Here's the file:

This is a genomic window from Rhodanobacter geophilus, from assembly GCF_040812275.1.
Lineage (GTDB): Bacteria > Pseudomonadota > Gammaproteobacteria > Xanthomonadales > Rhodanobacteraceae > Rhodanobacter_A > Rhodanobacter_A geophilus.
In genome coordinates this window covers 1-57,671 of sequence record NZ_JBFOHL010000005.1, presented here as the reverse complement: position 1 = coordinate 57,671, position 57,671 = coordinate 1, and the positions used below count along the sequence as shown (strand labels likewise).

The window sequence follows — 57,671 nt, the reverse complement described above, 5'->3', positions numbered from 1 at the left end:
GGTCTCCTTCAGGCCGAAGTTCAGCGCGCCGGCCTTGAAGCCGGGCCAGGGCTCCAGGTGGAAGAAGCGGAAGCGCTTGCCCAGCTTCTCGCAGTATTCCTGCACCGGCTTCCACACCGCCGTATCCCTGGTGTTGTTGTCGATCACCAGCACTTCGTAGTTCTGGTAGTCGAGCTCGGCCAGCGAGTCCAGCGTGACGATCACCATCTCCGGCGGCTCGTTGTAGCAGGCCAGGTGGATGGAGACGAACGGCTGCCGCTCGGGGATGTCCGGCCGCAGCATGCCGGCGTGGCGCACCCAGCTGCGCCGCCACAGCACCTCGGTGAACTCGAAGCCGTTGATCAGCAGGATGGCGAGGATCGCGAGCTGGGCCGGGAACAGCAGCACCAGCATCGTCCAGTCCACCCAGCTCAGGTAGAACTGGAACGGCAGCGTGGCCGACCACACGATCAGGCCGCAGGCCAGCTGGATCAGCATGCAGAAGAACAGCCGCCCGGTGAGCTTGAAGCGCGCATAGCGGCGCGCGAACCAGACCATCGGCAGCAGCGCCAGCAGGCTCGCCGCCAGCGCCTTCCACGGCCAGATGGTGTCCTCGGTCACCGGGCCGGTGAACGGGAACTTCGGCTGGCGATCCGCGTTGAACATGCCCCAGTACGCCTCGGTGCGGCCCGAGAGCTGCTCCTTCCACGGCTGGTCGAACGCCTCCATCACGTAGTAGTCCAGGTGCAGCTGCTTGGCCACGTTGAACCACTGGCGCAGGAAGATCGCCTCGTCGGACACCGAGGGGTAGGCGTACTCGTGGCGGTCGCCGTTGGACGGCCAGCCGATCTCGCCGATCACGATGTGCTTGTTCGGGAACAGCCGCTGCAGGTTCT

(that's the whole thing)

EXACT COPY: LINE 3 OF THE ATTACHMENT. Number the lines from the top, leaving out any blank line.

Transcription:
In genome coordinates this window covers 1-57,671 of sequence record NZ_JBFOHL010000005.1, presented here as the reverse complement: position 1 = coordinate 57,671, position 57,671 = coordinate 1, and the positions used below count along the sequence as shown (strand labels likewise).